"Who is my neighbor?" With these words, the student of the Hebrew law hoped Jesus would delineate for him more clearly just whom, as a good, righteous Jew, he was to love. He thought he knew how to love God, but apparently he was unsure about exactly who was included in the category of "neighbor," whom he was to love as himself. Jesus's reply has come to be known as the parable of the Good Samaritan. We can only guess what the young lawyer thought about the story. Samaritans were among the most despised of all the earth's peoples in the eyes of the Jews.
In their preface to Is the Homosexual My Neighbor
? Letha Scanzoni and Virginia Mollenkott explain how the teachings of Jesus inform their mission and how "the question that makes up the title of this book shouldn't be necessary" (p. iv):
Jesus made it clear that every person is our neighbor. And the Bible likewise makes clear our responsibility to our neighbor: "You shall love your neighbor as yourself."
Yet, all too often, the Bible is brandished as a weapon to clobber gay and lesbian people. Claiming to be doing the will and work of God, some Christians are hurting their neighbors, bearing false witness against them, and assaulting their dignity and sense of self-worth. It was in the hope of alleviating such hurtfulness (which harms us all) that we wrote the first edition of this book, and our purpose remains the same as we send out this updated edition — a radical revision and expansion that both we and our publisher felt was called for in these changing times. (p. iv)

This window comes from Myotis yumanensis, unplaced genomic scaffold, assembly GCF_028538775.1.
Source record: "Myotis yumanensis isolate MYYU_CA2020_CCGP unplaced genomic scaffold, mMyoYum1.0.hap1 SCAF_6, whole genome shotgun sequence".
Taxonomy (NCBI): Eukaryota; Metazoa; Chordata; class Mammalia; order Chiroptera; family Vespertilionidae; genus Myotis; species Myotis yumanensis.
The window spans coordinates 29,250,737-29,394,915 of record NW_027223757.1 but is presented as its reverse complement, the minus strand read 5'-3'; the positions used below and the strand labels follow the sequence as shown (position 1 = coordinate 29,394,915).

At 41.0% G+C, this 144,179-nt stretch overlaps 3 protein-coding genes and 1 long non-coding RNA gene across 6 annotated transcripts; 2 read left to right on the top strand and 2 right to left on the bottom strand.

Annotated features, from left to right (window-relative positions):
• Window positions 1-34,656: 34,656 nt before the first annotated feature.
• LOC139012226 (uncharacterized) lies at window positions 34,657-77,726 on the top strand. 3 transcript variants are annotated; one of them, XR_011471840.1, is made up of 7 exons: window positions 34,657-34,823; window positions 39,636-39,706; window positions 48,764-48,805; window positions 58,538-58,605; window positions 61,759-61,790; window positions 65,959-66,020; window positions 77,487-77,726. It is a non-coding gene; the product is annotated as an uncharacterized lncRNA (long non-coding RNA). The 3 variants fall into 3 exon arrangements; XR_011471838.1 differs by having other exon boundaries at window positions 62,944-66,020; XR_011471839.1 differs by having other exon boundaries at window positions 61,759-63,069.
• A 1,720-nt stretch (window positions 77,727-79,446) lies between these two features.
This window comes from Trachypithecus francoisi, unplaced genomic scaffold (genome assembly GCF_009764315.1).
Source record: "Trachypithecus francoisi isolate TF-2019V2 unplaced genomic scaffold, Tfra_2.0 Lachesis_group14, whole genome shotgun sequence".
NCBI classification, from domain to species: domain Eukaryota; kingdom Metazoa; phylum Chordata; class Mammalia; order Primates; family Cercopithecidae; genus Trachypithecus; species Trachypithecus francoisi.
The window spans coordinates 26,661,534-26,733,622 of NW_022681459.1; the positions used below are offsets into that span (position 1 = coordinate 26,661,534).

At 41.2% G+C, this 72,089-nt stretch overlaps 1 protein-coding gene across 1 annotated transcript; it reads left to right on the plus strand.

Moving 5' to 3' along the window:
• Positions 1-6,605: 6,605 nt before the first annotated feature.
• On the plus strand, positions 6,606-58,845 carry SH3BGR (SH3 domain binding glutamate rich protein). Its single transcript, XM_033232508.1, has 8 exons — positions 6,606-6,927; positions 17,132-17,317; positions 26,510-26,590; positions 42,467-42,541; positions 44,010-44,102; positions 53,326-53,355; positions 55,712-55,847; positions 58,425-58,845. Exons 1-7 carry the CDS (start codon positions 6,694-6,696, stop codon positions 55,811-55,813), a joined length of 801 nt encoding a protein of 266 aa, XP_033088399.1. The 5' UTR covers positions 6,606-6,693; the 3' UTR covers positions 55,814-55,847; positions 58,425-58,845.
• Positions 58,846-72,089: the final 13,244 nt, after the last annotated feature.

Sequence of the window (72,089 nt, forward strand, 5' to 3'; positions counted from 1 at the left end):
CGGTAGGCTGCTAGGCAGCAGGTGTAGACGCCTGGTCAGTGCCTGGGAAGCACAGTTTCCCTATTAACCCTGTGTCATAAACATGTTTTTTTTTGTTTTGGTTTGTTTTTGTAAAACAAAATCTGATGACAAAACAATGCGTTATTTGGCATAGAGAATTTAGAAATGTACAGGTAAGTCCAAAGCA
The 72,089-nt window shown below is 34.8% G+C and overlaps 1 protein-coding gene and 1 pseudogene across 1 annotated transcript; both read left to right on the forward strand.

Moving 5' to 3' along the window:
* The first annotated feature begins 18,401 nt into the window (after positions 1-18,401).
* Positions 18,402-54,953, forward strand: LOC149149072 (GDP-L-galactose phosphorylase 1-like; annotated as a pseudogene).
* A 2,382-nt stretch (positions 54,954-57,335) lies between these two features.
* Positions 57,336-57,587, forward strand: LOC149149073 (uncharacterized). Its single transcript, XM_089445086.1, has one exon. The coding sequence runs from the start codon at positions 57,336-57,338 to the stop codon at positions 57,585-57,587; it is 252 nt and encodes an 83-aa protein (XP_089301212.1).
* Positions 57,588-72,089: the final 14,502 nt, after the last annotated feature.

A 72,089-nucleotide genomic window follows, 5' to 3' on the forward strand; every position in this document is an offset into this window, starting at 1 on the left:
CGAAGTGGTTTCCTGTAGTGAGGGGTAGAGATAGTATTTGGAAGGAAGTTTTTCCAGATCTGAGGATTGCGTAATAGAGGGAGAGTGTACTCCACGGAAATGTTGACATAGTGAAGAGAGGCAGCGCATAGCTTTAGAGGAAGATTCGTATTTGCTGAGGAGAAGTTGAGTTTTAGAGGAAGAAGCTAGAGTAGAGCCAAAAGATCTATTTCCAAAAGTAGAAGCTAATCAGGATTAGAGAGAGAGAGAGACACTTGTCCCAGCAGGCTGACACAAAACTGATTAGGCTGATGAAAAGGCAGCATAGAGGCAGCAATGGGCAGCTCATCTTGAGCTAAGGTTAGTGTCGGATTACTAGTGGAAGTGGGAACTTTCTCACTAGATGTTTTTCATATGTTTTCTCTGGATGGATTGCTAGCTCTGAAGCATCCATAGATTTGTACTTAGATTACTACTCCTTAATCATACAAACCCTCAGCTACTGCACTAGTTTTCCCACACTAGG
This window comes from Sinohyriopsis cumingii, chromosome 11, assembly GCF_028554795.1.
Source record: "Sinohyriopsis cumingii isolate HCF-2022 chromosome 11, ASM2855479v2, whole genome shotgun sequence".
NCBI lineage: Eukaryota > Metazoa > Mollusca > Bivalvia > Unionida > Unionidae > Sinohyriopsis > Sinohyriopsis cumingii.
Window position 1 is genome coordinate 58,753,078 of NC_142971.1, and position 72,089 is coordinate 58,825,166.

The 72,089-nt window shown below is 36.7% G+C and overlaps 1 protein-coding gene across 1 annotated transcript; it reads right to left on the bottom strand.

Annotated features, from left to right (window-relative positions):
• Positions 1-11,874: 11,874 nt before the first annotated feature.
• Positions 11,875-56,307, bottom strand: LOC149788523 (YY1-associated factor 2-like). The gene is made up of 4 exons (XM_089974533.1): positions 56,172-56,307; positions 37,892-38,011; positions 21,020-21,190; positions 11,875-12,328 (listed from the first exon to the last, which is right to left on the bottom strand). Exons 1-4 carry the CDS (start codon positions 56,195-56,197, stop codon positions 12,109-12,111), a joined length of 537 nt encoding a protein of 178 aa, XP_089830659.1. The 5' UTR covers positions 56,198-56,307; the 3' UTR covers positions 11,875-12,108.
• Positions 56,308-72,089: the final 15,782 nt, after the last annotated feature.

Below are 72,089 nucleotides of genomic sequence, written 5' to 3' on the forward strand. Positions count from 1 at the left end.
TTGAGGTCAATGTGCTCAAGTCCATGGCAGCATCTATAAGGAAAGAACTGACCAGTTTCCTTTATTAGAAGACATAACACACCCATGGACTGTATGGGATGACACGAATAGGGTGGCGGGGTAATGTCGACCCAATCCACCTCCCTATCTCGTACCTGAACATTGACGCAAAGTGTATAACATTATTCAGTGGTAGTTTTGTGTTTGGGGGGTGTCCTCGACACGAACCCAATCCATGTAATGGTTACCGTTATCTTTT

A dramatic story lies behind the writing of this book. Scanzoni and Mollenkott, both evangelical Christians, scholars, and theologians, began their collaboration while working on a treatise on Christian ethics. That collaboration led to one of the authors revealing that she was a lesbian. The powerful emotional response of both to that event convinced them of the need to write a book not on ethics in general, but on homosexuality and how Christians ought to respond ethically to the issue.
Scanzoni and Mollenkott challenge the Christian Right's dogmatic, preemptory, and blanket condemnation of homosexuality and homosexuals. The foundation for the authors' challenge rests on the Bible, the same Bible used by those who would condemn their fellow human beings. The authors use basic principles of hermeneutics, or Biblical interpretation, to invite those who conclude that the Bible categorically condemns homosexuality to reconsider their position thoughtfully and prayerfully.
Scanzoni and Mollenkott acknowledge that to suggest that Christians reconsider their views on homosexuality carries some danger. Those who care for the stigmatized become subject to potential stigmatization themselves. Scanzoni and Mollenkott take Jesus as their role model in these matters:
Jesus knew all about stigma. He never hesitated to move among the oppressed people of his day, including the most despised social outcasts. He went about his ministry without worrying about the aspersions upon his character, his motives, his righteousness. (p. 154)
This book is a must read for any Christian who takes seriously Jesus's command to "love your neighbor as yourself." Scanzoni and Mollenkott conclude Is the Homosexual My Neighbor?
with a challenging passage from the Bible:
Those who say, "I love God," and hate their brothers and sisters, are liars; for those who do not love a brother or sister whom they have seen, cannot love God whom they have not seen. The commandment we have from [God] is this: those who love God must love their brothers and sisters also (I John 4:20-21, New Revised Standard Version). (p. 198)